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Citation: Ran Wang, Dongying Fan, Lei Wang, Yueqi Li, Hongning Zhou, Na Gao, Jing An. Seroprevalence of Dengue Virus among Young Adults in Beijing, China, 2019 [J].VIROLOGICA SINICA.

Seroprevalence of Dengue Virus among Young Adults in Beijing, China, 2019

  • Corresponding author: Na Gao,, ORCID: 0000-0002-2941-1925
  • Electronic supplementary material  The online version of this article ( contains supplementary material, which is available to authorized users.
  • Received Date: 16 May 2020
    Accepted Date: 05 August 2020
    Published Date: 11 September 2020

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    Seroprevalence of Dengue Virus among Young Adults in Beijing, China, 2019

      Corresponding author: Na Gao,
    • 1. Beijing Key Laboratory of Pediatric Respiratory Infection Diseases, Key Laboratory of Major Diseases in Children, Ministry of Education, National Clinical Research Center for Respiratory Diseases, Research Unit of Critical Infection in Children, Chinese Academy of Medical Sciences, 2019RU016, Laboratory of Infection and Virology, Beijing Pediatric Research Institute, Beijing Children's Hospital, Capital Medical University, National Center for Children's Health, Beijing 100045, China
    • 2. Department of Microbiology and Parasitology, School of Basic Medical Sciences, Capital Medical University, Beijing 100069, China
    • 3. Faculty of Pathogenic Biology and Immunology, Department of Basic Medical Sciences, Cangzhou Medical College, Cangzhou 061001, China
    • 4. Yunnan Provincial Key Laboratory of Vector-borne Disease Control and Research, Yunnan Institute of Parasitic Diseases, Simao 665000, China
    • 5. Center of Epilepsy, Beijing Institute for Brain Disorders, Beijing 100069, China


    • Dear editor,

      Dengue is one of the major mosquito-borne diseases and prevalent across tropical and subtropical regions (Carod-Artal et al. 2013; Ferguson 2018). Infection with four serotypes of dengue virus (DENV1–4) individually or multiply may cause severe clinical manifestations and complications. In the mainland of China, dengue had been usually characterized as an imported epidemic disease in the past. The first confirmed outbreak of dengue caused by DENV4 occurred in 1978 in Guangdong, a province in south China (Sang et al. 2016). Since then, dengue occurred predominantly in south China, and expanded gradually to east and southwest China (Wu et al. 2010). Currently, each serotype of DENV circulates and distributes throughout China (Wu et al. 2010; Lai et al. 2015). Moreover, the retrospective researches suggested that the regions reporting indigenous dengue cases had incessantly traversed its geographic limits from southeast coastal provinces to central or western provinces within China (Sang et al. 2016), due to the change of vectorial capacity of mosquitoes and global climate (Misslin et al. 2016). Thus, the increasing prevalence of dengue has posed a serious threat to public health in China.

      Currently, epidemiologic researches in China mainly focus on imported dengue cases and genetic analysis of the isolated DENV strains, whereas the investigation of seroprevalence of anti-DENV antibody among populations in some non-endemic regions, such as Beijing, is limited. Generally, DENV seroprevalence is more reliable for prediction of transmission and outbreak than analysis of imported and indigenous cases alone. Since the vast majority (~ 80%) of DENV infections result in no perceptible symptoms (Yacoub and Wills 2014), actual DENV infection and transmission might be underestimated if an analysis was performed only in those virologically verified patients. Thus, asymptomatically imported individuals could well evolve into an indigenous transmission when a compatible vector exists in certain areas of China. Therefore, active surveillance for DENV seroprevalence at entryexit ports and certain local regions, in the non-endemic areas, is helpful to timely identify epidemic dengue and to prevent local DENV transmission.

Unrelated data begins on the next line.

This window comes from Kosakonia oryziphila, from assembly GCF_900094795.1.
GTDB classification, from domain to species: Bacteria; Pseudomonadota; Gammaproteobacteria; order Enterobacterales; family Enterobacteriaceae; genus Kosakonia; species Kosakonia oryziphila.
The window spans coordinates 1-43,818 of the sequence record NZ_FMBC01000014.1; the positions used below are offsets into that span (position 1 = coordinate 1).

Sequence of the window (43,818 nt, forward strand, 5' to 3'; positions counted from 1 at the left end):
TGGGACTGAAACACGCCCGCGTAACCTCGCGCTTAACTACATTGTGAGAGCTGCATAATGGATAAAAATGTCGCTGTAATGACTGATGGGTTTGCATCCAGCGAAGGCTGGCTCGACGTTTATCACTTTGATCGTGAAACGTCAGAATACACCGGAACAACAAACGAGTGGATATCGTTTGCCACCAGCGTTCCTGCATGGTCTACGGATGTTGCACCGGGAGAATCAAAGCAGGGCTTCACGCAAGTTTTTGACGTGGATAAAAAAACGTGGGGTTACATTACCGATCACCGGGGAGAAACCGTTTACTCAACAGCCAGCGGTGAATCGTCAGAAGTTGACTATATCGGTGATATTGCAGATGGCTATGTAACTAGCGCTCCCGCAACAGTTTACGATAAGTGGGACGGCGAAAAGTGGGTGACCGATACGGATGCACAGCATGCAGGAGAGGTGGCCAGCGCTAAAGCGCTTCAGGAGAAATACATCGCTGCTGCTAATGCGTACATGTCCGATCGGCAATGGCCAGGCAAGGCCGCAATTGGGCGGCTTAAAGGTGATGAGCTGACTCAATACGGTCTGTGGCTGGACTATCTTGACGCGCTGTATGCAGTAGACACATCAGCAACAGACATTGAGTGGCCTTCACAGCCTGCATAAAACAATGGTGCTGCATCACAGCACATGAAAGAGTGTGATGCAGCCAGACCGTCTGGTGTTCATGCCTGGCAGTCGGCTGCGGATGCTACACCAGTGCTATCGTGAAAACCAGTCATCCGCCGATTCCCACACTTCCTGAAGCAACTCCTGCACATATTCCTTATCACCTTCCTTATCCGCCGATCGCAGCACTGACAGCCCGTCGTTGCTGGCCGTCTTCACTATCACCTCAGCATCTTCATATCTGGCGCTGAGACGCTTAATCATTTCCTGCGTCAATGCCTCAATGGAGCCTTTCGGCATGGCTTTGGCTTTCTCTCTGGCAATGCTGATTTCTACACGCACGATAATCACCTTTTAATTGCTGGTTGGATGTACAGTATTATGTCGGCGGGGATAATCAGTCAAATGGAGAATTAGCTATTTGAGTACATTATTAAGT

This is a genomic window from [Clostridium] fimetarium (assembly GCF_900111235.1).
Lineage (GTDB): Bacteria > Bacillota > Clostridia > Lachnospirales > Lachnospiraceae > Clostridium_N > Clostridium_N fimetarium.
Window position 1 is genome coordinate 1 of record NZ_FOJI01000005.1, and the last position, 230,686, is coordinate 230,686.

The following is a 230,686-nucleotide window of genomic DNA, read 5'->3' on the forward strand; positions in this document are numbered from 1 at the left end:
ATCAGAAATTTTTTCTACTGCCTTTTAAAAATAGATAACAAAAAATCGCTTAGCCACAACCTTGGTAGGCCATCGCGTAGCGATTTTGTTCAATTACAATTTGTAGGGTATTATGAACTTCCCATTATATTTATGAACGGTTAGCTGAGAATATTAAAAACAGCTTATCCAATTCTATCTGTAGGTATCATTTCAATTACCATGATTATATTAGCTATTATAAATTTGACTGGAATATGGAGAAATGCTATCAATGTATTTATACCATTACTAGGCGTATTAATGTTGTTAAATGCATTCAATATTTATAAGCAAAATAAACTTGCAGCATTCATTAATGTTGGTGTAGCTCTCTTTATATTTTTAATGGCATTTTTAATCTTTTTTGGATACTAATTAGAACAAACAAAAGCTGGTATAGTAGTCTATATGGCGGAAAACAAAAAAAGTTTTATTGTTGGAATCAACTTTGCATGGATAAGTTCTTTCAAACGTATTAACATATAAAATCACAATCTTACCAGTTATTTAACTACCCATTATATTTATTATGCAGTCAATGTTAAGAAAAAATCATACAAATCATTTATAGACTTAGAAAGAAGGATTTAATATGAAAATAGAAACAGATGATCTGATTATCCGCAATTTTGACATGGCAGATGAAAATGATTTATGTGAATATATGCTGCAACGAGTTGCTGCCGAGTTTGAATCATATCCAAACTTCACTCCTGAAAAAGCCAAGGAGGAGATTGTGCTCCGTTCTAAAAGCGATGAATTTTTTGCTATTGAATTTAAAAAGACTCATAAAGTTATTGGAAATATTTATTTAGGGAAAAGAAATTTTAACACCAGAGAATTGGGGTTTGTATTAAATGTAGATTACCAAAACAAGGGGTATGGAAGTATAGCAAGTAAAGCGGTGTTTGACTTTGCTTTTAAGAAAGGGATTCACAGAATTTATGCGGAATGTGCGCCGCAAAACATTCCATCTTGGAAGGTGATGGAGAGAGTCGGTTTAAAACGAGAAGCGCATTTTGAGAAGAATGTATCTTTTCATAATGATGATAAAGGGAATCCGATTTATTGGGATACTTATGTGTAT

Beijing, the capital of China, is still characterized to be a non-endemic city but imported dengue cases were reported annually since the first case was described in 2001 (Lai et al. 2015). 4.4% of all imported dengue cases of China were happened in Beijing (Lai et al. 2015). Increased outbound travel and huge population movements may have contributed to the explosion of imported dengue cases. Besides, Aedes (A.) albopictus, one of two main vector mosquitoes of DENV transmission, is existing in Beijing. The above-mentioned factors highlight the potential risk for a dengue outbreak in Beijing. As aforementioned, seroprevalence of anti-DENV antibody has been proposed as a useful marker of endemicity. Moreover, there are currently no related studies because of the lack of indigenous dengue outbreak in Beijing. Thus, to provide the baseline data on DENV seroprevalence among young adults in Beijing, a cross-sectional study was performed at Capital Medical University.

      In the present study, a total of 961 healthy students, lived in Beijing, were recruited and their serum specimens were collected in 2019. Socio-demographics of individuals, including gender, birth year and travel history, were recorded and analyzed anonymously (Supplementary Table 1). Of 961 enrolled subjects, 344 were male and 617 were female, with male to female ratio of 1:1.79. The age (years of birth) of subjects were grouped into the two categories, 21-year-old (1998) with 236 individuals (24.6%) and 20-year-old (1999) with 725 individuals (75.4%).

      Participant no. Age (year of birth) Gender Seroprevalence of anti-DENV nAb Positive serotype of DENV
      Titers of anti-DENV nAb
      3052 20(1999) Female < 1:10 < 1:10 1:20 < 1:10 DENV3
      3072 20(1999) Female 1:40 < 1:10 < 1:10 < 1:10 DENV1
      3099 20(1999) Male < 1:10 1:20 < 1:10 < 1:10 DENV2
      3103 20(1999) Female 1:20 < 1:10 < 1:10 < 1:10 DENV1
      3107 20(1999) Female 1:160 < 1:10 1:10 < 1:10 DENV1, DENV3
      3150 20(1999) Male < 1:10 1:10 1:20 < 1:10 DENV2, DENV3
      3461 20(1999) Female < 1:10 < 1:10 < 1:10 < 1:10 None
      3482 20(1999) Female 1:10 1:20 < 1:10 < 1:10 DENV1, DENV2
      3505 20(1999) Female < 1:10 < 1:10 1:20 < 1:10 DENV3
      3591 20(1999) Male < 1:10 1:20 1:20 < 1:10 DENV2, DENV3
      3616 21(1998) Male < 1:10 1:20 1:20 < 1:10 DENV2, DENV3
      3631 20(1999) Female 1:20 < 1:10 1:10 < 1:10 DENV1, DENV3
      4404 20(1999) Female 1:20 1:10 < 1:10 1:10 DENV1, DENV2, DENV4
      4468 21(1998) Female 1:20 < 1:10 < 1:10 < 1:10 DENV1

      Table 1.  Seroprevalence of anti-DENV nAb among all anti-DENV IgG antibody positive participants (n = 14).